Complete and Specific Inhibition of Adult LymphaticRegeneration by a Novel VEGFR-3 Neutralizing Antibody
Angiogenesis (bloodvessel growth), lymphangiogenesis (lymph system growth) are allintrinsicallyconnected with lymphedemaand share many of the same genes. Wehave several pages onboth processes.
Complete and Specific Inhibition of Adult LymphaticRegeneration by a Novel VEGFR-3 Neutralizing AntibodyJournalof the National Cancer Institute, Vol. 97, No. 1, 14-21,January 5, 2005
Affiliationsof authors: Molecular and CellularBiology, ImClone Systems, New York, NY (BP, KP, LW); BiomedicalEngineeringDepartment, Northwestern University, Evanston, IL (JG, KCB, MAS);ExperimentalTherapeutics, ImClone Systems, New York, NY (YW, DJH); Derald H.RuttenbergCancer Center, Mt. Sinai School of Medicine, New York, NY (MS)
Correspondenceto: Melody A. Swartz, PhD, AssistantProfessor, Institute for Biological Engineering and Biotechnology,School ofLife Sciences/LMBM/AAB041, Swiss Federal Institute of TechnologyLausanne (EPFL),1015 Lausanne, Switzerland (e-mail: firstname.lastname@example.org)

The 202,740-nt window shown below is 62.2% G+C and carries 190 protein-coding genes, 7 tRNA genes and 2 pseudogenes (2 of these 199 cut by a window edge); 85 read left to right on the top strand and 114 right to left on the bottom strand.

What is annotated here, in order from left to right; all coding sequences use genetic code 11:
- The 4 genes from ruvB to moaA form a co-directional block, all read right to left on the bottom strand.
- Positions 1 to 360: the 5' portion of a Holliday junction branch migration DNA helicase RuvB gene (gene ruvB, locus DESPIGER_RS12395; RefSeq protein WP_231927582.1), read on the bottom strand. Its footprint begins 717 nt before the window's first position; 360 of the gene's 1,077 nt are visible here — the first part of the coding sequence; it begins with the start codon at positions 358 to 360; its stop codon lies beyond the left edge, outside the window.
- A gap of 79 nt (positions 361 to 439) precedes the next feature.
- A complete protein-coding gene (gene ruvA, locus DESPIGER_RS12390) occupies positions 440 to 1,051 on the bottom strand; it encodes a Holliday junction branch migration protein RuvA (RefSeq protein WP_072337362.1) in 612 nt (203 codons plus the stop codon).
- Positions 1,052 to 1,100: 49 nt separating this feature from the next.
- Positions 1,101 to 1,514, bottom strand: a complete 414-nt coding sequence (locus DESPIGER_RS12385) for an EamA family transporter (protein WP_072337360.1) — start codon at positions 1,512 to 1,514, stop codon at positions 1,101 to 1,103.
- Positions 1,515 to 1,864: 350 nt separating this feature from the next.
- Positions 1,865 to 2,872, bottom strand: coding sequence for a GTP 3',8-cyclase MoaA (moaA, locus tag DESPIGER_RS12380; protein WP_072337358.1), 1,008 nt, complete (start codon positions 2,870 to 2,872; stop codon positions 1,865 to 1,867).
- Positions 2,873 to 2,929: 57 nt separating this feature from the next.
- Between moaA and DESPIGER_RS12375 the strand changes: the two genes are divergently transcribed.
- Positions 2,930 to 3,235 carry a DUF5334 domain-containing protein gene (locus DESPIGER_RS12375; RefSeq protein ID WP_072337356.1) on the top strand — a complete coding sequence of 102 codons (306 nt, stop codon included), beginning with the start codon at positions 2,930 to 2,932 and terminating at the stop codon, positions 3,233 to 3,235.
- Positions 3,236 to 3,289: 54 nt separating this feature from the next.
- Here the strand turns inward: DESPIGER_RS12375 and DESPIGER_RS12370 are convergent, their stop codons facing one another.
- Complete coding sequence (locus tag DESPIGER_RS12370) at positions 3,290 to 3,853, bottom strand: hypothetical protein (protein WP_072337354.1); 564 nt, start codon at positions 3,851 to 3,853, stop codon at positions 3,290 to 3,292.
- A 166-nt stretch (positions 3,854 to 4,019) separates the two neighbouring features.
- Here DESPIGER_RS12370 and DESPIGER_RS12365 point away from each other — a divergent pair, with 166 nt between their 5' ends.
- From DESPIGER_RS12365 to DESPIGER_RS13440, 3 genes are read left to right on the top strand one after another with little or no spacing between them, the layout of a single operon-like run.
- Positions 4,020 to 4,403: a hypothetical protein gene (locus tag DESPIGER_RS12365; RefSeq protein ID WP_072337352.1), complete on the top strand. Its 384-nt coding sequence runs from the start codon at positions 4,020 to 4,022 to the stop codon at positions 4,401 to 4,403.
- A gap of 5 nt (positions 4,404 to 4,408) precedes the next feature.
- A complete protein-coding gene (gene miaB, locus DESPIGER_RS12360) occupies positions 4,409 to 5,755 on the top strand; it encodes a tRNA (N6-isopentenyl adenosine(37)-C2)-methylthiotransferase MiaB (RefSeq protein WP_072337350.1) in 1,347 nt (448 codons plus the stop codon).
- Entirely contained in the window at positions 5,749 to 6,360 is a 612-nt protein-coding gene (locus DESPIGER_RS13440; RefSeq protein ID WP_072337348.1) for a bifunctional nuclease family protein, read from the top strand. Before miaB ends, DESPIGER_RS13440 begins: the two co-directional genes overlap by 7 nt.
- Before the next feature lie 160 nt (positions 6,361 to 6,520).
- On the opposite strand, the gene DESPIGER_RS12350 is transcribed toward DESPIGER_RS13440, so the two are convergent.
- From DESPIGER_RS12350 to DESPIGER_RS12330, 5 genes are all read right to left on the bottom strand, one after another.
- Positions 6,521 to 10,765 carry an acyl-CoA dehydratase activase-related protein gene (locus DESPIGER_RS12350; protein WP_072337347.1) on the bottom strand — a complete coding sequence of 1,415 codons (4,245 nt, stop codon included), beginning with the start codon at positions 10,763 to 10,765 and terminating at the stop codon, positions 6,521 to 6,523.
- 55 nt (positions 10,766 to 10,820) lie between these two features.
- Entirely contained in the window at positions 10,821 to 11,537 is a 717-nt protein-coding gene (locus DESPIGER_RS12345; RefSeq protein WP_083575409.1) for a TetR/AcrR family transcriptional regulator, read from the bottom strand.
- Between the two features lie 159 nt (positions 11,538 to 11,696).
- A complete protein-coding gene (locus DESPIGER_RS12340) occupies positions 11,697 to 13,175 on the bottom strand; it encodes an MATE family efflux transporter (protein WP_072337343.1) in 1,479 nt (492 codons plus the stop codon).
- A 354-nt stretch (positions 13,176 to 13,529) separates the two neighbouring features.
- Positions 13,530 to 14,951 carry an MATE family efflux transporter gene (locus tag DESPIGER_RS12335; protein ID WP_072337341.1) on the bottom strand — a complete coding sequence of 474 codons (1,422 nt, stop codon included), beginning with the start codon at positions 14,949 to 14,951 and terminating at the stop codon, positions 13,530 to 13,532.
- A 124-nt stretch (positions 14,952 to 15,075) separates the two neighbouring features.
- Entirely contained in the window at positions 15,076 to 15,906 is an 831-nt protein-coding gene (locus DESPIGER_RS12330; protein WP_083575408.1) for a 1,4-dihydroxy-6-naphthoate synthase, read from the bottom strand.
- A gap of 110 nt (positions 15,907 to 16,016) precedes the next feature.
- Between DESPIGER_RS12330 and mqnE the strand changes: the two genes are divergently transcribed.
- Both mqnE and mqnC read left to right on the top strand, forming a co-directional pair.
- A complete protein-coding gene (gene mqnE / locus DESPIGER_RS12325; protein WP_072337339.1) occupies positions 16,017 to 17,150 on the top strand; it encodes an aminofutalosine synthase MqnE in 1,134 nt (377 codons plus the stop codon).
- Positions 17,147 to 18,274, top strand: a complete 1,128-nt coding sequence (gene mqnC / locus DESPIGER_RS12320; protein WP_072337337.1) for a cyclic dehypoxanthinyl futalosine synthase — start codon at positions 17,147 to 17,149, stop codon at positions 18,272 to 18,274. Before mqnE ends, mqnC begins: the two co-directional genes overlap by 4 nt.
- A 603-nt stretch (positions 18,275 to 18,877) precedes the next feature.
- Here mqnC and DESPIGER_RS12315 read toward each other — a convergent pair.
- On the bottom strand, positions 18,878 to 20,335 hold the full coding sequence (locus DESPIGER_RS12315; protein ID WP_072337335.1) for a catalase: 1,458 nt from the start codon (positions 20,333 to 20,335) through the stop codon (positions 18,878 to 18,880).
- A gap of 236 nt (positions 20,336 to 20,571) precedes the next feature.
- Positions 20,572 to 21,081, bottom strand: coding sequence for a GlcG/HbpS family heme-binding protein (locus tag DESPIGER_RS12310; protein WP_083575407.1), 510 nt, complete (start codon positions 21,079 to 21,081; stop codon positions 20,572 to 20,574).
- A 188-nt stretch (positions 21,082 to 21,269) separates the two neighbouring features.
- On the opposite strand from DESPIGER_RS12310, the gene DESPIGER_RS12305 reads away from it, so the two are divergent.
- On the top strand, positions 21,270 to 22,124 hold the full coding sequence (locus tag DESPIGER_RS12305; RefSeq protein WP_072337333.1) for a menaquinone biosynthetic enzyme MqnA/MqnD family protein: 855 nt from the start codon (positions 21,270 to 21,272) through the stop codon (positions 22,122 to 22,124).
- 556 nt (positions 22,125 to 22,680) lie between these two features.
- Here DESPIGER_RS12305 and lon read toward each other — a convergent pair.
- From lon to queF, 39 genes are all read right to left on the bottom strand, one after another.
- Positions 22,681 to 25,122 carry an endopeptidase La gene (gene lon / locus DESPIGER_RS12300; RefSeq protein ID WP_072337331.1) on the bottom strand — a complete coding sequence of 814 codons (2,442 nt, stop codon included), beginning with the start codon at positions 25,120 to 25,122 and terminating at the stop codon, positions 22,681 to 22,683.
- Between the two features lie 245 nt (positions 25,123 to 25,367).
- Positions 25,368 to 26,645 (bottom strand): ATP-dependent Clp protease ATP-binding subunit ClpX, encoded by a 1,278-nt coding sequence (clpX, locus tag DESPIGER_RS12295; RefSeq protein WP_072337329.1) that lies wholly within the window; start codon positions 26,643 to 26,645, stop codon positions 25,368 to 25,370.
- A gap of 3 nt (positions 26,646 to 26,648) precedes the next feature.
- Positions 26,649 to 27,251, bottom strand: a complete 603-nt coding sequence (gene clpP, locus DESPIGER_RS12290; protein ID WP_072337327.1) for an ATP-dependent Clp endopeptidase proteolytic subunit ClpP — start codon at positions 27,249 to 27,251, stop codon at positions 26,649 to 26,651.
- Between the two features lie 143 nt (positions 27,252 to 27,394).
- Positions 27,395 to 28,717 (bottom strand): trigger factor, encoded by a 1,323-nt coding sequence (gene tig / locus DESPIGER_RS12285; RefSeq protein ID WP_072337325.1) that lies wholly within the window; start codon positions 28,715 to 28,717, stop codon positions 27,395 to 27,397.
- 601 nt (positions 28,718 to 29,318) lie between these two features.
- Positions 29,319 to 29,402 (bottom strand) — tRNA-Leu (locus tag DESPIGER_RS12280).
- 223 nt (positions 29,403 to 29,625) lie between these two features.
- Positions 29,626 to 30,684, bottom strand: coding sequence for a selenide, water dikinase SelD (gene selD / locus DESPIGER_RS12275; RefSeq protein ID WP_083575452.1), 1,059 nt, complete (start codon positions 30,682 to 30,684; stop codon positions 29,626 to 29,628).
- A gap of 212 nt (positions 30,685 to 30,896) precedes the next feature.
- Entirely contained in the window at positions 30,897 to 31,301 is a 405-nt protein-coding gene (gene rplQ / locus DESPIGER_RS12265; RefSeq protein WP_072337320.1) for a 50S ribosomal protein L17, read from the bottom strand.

Anumber of studies have been conducted to determine the effectsonlymphangiogenesis of blocking VEGFR-3 activation. For example,lymphaticdevelopment was delayed in the skin of transgenic miceexpressingsoluble VEGFR-3 (13)and lymphatic drainage wasreduced at the periphery of VEGF-C-overexpressing tumors towhichsoluble VEGFR-3 was delivered by adenovirus (10).Furthermore, exogenous fibroblast growth factor2 (FGF-2) and VEGF-Cwere both found to induce lymphangiogenesis inthe mouse cornea;the effects of FGF-2 were decreased, but not eliminated, bytreatmentwith AFL4, a rat monoclonal antibody (mAb) with specificity formurine VEGFR-3 (14).AFL4 was also shown to inhibitblood angiogenesis in tumors (15). Despitethese findings, it remains to be shown whetherlymphangiogenesis canbe specifically and completely blocked in aphysiologically relevantadult model without affecting either bloodangiogenesis orpreexisting lymphatic vessels.